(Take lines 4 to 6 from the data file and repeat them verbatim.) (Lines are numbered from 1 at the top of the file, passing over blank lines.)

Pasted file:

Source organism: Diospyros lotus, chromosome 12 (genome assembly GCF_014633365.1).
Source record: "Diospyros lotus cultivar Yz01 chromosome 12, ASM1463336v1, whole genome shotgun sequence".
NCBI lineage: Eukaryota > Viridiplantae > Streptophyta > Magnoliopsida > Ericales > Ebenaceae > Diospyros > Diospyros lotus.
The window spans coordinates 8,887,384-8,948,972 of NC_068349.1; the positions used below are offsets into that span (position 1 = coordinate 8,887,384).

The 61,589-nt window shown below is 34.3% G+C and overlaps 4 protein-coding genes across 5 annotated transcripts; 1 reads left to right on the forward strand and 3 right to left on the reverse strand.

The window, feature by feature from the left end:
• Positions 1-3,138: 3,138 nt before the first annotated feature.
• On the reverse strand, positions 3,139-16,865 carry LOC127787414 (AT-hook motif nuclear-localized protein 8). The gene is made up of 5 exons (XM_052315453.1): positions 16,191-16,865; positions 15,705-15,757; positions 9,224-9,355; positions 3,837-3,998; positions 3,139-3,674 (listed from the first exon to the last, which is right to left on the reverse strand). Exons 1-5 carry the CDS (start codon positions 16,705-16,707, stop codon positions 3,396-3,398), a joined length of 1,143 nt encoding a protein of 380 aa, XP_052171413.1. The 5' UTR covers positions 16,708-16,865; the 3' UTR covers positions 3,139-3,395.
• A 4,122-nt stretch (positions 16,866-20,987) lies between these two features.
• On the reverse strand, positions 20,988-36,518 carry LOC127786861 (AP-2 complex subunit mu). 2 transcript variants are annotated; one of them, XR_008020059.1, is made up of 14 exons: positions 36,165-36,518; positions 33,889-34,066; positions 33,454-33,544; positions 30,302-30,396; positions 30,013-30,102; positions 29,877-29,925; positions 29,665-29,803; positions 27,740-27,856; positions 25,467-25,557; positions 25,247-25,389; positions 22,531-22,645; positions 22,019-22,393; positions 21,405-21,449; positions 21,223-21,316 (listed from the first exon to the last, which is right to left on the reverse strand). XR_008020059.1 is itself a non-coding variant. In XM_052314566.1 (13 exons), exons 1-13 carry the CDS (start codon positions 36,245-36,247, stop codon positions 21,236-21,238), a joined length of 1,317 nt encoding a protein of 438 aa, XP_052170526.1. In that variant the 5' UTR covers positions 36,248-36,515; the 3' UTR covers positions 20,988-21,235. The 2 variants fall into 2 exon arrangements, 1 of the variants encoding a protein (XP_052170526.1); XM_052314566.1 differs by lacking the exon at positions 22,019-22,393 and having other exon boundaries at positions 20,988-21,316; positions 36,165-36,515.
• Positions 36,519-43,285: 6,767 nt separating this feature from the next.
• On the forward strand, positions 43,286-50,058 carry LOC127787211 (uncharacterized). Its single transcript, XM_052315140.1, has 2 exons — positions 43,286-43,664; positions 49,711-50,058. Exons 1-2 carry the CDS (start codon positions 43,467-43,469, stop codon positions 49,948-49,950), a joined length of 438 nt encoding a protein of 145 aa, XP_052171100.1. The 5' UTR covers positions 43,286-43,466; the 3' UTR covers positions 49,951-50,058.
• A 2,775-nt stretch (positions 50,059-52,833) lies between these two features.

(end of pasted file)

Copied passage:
The window spans coordinates 8,887,384-8,948,972 of NC_068349.1; the positions used below are offsets into that span (position 1 = coordinate 8,887,384).

The 61,589-nt window shown below is 34.3% G+C and overlaps 4 protein-coding genes across 5 annotated transcripts; 1 reads left to right on the forward strand and 3 right to left on the reverse strand.

The window, feature by feature from the left end: